Join Rob Simpson on a dozen once-in-a-lifetime adventures in the world of international media
Though he’s now known to hockey fans across North America for his NHL commentary and as co-host of the Stellick and Simmer SiriusXM radio show, Rob Simpson didn’t start his radio and TV career rinkside: his media background has taken him around the world and into uniquely unexpected situations. In No Heavy Lifting, Simpson recounts some of his wildest adventures from stints as a TV weatherman in Hawaii, a hockey reporter at the Torino Olympics, a skydiver in Idaho, and a marathoner in New York, to immigrating north of the border.
Take ten grand a year out of your bank account, for ten years, and gamble it away? Check. Take a humanitarian trip to the Serengeti with a beloved NHL player whose brain damage may have led to his death? Check. Alienate and scandalize the most powerful man in Hawaiian politics? Check. Climb Mount Kilimanjaro wearing someone else’s boots and clothes? Checkmate.
Featuring stories about NBA legends Kareem Abdul-Jabbar, Magic Johnson, “Dr. J” Julius Erving, and Larry Bird, and NHL superstars Zdeno Chara, Joe Thornton, Steve Montador, Scott Gomez, Domenic Moore, and Nicklas Lidström, this episodic memoir is told with Simpson’s arch sense of humor.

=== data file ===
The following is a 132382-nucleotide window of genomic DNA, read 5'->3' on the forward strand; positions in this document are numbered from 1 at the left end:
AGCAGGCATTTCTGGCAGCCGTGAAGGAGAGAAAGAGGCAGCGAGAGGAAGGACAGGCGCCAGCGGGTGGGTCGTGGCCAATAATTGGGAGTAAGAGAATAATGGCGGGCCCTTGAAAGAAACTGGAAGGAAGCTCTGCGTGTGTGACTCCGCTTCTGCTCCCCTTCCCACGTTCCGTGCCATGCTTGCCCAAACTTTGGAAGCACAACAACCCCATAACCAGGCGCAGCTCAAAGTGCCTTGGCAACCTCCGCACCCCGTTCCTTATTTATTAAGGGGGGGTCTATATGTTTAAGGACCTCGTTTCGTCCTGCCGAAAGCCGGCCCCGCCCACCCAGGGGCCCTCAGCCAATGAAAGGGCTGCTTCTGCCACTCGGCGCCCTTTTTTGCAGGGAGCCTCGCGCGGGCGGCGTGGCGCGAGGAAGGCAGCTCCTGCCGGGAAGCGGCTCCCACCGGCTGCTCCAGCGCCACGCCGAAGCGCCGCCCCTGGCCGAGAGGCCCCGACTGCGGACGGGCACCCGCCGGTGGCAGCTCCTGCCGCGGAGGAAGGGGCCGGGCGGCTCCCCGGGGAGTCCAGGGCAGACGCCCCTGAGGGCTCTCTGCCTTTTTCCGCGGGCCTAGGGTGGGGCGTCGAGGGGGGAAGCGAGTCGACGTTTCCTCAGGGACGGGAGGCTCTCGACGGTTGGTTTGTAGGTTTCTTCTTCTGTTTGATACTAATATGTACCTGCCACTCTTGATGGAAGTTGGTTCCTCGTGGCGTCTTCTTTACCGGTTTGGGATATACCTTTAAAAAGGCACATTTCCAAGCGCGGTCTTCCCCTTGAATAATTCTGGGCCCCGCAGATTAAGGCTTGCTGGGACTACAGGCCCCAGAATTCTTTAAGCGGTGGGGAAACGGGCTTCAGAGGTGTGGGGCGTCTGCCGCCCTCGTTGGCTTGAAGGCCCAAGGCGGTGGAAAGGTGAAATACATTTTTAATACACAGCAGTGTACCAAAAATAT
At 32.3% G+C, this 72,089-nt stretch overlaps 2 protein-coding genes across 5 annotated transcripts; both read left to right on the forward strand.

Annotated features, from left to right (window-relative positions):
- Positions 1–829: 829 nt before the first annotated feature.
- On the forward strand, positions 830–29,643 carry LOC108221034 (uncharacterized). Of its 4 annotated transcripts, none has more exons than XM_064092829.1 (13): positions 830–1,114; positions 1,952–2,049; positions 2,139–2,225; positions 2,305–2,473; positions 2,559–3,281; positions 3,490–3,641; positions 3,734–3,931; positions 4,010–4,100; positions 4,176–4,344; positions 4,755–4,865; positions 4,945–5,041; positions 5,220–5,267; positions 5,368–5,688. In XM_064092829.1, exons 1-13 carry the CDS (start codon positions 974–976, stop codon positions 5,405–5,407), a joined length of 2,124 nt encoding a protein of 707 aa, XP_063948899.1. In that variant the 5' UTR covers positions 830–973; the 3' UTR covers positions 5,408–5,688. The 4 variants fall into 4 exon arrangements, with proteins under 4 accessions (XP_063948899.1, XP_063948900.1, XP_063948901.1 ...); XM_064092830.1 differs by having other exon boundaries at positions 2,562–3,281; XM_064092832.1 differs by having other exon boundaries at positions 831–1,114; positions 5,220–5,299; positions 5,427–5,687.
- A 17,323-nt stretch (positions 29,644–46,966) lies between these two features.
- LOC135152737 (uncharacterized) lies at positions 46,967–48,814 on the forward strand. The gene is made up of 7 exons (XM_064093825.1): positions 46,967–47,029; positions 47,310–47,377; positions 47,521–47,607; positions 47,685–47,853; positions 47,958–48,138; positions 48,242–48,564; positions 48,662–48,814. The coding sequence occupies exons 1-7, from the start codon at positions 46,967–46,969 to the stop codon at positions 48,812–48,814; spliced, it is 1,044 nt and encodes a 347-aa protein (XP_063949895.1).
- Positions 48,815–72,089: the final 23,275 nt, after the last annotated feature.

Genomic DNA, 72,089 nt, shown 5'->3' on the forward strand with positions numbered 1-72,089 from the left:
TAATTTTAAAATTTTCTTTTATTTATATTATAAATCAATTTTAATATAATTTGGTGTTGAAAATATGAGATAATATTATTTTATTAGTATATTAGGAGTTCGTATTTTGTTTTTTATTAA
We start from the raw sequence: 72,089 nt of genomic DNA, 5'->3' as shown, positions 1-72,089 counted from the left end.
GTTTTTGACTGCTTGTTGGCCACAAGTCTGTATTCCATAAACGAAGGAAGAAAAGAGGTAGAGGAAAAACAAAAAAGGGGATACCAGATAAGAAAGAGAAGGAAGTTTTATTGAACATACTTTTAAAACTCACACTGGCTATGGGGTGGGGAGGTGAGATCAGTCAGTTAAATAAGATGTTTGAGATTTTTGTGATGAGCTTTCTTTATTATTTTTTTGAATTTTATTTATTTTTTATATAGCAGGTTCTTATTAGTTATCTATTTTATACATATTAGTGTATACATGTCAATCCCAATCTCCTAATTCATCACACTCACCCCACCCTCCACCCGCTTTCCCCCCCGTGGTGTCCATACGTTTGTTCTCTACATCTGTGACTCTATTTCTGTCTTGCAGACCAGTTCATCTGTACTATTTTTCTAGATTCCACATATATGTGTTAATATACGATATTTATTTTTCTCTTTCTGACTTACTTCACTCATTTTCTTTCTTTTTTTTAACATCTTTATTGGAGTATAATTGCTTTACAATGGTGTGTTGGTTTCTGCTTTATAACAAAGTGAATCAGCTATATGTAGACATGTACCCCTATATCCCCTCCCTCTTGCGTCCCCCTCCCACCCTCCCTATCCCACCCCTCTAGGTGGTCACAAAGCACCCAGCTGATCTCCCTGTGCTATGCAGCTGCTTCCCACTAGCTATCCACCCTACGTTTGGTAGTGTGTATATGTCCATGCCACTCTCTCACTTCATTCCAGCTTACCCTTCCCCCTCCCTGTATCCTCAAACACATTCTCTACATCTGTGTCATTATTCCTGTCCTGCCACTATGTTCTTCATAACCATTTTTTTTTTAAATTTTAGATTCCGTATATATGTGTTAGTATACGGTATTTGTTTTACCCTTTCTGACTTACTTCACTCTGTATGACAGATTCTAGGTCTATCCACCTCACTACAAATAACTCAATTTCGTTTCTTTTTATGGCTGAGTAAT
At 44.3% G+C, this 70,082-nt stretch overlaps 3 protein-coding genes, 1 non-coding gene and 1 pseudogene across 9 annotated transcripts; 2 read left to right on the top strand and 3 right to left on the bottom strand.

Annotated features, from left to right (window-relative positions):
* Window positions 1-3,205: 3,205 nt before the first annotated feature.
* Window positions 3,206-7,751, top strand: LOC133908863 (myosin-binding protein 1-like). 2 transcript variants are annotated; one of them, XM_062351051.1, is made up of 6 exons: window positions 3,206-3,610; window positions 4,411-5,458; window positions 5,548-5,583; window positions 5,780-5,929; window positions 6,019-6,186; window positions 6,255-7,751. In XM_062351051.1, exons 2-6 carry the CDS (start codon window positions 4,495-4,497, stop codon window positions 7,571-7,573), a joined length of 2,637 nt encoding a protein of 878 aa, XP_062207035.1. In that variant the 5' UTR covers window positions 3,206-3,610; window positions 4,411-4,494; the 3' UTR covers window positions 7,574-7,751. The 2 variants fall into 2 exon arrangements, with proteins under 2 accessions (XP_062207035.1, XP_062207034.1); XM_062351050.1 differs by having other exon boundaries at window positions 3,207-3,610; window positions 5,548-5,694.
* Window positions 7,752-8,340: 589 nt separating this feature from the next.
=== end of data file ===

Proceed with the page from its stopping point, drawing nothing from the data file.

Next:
This memoir from Simpson, cohost of Stellick & Simmer on NHL Network radio, lurches from story to story with nothing really holding it together other than the author's ability to spin a good yarn. It's as if Simpson invited readers to join him for a beer and then began telling his best stories, including how he broke into a baseball stadium to steal a sign, climbed Mount Kilimanjaro wearing someone else's clothes, and survived the New York marathon. The book begins with a moving tribute to the late NHL tough guy Steve Montador, with whom Simpson bonded on a 2007 trip to Tanzania with the international children's charity Right to Play, an experience "as unique, consciousness altering, and inspirational as any in our lives." The next story goes back to 1994, when Simpson jumped from a plane in a publicity stunt for the television show he worked on in Hawaii. The stories bounce among baseball, basketball, hockey, and his experiences as a reporter in Hawaii, including accounts of a tense hostage situation and the roller-coaster ride of covering a political scandal. There are brief glimpses into Simpson's personal life, but he says, "I'm not famous, so I do not warrant a biography." Readers who don't mind the scattershot approach will get an entertaining trip through Simpson's world.